The USA is besotted with romantic notions of Bravery. Captivated by monuments to those who fell to ‘ensure our freedom.’ Memorials to those who displayed Bravery in the face of overwhelming odds.

We pause to honor those who stood or fell on our behalf. And yet….Who are the true heroes among us?

Emily’s poem is a slow, pensive hymn of remembrance for individuals who fought and fight battles, unseen and unacknowledged. Women, men, girls and boys more gallant than national heroes. In their hearts they charge daily against The Cavalry of Woe that would take them down in misery, sorrow, despair, pain, agony and defeat.

The poem, written in about 1859, brought to mind Tennyson’s “Charge of the Light Brigade,” along with paintings that memorialize tragedies.

Emily’s poem could also be a eulogy for uncounted heroes and heroines who bravely fought their internal enemies. Few, if any, know their names or the stories of their gallant deeds. Unseen and unsung, they remain hidden. Small bits of unexplored or never remembered history.

Does anyone notice or care? Emily does. She is one of these more gallant souls. Her poems remind us of her internal battles, though we don’t know what each was about.

Emily’s final stanza lifts up internal bravery for our respect, perhaps also for her personal comfort. She sees more than one Angel per warrior. Imagine it: unnumbered ranks of Angels process reverently in soft, snowy plumes. Their uniforms drop blankets of snow around and over uncounted heroes and heroines. Snowy flags of honor drape each unsung warrior who charged bravely ahead against all odds.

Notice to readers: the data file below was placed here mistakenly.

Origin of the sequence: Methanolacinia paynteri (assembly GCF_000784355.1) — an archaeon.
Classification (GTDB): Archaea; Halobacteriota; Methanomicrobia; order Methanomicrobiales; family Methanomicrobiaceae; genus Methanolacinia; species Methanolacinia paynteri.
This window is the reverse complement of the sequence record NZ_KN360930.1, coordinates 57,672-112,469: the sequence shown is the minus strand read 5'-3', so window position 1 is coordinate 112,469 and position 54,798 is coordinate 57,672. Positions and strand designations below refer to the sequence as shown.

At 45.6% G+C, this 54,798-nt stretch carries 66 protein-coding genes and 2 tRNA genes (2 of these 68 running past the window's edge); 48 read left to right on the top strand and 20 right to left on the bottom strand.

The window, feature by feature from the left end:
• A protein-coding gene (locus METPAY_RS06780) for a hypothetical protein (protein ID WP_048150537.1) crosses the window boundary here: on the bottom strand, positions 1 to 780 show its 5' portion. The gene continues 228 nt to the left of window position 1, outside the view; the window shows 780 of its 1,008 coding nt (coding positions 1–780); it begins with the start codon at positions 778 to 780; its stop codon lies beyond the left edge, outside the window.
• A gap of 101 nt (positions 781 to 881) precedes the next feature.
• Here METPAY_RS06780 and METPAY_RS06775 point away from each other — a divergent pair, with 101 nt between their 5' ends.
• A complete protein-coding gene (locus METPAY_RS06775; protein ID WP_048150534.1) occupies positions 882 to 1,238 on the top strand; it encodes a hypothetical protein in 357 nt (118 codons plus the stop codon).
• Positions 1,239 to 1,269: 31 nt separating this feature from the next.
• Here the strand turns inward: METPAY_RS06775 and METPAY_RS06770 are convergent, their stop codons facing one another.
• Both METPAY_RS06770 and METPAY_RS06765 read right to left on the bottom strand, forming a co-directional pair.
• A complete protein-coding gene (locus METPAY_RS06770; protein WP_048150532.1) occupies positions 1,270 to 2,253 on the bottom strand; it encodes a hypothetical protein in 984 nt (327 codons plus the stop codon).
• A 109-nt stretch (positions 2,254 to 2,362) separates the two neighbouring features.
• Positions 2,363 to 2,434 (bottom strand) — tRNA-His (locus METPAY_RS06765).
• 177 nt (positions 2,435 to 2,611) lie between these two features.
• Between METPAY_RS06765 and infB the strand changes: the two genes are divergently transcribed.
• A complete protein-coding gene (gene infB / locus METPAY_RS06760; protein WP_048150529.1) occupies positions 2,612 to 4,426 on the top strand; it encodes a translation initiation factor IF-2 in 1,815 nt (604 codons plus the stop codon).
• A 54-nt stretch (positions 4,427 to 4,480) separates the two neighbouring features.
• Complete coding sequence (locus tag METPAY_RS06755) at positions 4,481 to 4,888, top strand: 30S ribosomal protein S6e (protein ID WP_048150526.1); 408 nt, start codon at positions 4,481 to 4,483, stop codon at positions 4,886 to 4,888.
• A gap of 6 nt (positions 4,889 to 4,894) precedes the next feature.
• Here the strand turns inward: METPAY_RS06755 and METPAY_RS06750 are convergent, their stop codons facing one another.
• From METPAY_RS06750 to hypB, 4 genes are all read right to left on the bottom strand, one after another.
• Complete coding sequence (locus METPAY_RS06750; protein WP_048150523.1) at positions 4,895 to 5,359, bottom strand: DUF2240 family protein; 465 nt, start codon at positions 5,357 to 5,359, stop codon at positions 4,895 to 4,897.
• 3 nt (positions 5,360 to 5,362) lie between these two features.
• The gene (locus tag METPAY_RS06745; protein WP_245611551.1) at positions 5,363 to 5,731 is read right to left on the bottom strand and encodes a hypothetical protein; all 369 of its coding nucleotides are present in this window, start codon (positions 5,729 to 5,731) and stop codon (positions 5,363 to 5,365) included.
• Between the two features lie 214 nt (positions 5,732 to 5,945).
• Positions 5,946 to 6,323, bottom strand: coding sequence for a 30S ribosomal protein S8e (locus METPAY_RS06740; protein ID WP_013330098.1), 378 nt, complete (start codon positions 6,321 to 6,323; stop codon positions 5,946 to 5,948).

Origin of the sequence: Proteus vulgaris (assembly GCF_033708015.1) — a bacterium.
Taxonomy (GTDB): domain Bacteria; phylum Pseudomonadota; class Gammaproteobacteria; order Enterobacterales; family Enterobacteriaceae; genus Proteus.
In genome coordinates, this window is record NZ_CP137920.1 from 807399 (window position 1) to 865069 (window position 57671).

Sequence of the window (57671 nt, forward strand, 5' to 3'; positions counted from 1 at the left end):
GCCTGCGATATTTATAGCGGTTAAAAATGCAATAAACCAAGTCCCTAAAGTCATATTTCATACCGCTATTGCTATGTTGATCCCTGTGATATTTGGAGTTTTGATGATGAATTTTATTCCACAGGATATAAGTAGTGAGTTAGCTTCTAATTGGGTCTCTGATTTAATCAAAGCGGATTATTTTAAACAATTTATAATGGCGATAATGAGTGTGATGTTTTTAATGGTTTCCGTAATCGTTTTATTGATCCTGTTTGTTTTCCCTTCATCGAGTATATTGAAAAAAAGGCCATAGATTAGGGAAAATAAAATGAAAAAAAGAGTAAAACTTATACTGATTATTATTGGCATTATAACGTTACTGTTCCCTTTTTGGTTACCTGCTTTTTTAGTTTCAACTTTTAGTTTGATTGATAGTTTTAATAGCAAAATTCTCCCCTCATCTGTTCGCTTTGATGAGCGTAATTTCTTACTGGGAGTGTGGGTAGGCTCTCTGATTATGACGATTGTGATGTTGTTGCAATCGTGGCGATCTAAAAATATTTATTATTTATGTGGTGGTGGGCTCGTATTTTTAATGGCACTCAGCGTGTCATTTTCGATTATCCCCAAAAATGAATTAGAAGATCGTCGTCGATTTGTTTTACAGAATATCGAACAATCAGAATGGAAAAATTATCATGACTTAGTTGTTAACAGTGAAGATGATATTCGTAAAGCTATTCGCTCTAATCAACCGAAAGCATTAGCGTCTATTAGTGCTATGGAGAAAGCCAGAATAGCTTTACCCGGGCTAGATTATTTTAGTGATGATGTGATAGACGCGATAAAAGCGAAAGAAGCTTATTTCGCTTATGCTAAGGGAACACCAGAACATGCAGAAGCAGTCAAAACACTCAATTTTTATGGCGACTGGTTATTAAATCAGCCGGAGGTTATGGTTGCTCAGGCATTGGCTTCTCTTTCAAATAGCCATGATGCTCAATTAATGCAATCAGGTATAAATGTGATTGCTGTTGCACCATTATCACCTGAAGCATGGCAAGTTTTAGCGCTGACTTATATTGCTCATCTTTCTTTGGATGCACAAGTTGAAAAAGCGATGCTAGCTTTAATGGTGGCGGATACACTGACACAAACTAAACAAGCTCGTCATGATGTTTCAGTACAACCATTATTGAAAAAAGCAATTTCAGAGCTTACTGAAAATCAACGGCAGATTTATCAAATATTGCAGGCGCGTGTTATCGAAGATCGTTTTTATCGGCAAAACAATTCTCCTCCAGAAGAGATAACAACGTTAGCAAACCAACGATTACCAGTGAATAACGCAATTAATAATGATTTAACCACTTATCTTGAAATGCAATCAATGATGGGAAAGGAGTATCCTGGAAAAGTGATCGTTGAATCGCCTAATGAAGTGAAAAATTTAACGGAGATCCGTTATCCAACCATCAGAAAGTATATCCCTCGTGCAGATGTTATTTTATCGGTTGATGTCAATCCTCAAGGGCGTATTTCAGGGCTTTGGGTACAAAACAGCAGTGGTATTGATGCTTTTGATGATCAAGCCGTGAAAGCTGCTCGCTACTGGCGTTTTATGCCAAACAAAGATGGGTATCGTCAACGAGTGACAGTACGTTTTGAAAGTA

Angels also recognize the bravery of patriotic heroes, though not because of visible service. No one gets a pass when dealing with the internal Cavalry of Woe threatening daily to undo us.

My heart has been an unseen battlefield most of my life. It’s littered with spoils of war—war I’ve waged against my Cavalry of Woe. I fought much of it silently, assuming I was a loser. The woes weren’t strange or unusual, but common and everyday. Things like Fear of Harsh Punishment, Getting through Harsh Punishment, Perfectionism, Depression, Self-loathing, Self-doubt, Fear of Abandonment, Fear of Speaking in My Own Voice.

Whether we believe we’re gallant or not, Emily invites us to trust the cloud of Angel witnesses passing by, clothed in snow-white plumes. Reverently and respectfully they accompany us in life and in death. Honoring us as patriots who fought and still fight gallantly on behalf of our true selves.

© Elouise Renich Fraser, 28 Sept 2016, edited and reposted 8 Oct 2020
Painting by Richard Caton Woodville, Jr.,
found at en.wikipedia.org/wiki/Charge_of_the_Light_Brigade

No matter who wins the 2020 Election

Here’s a short list of things that matter to me, going into the 2020 Election.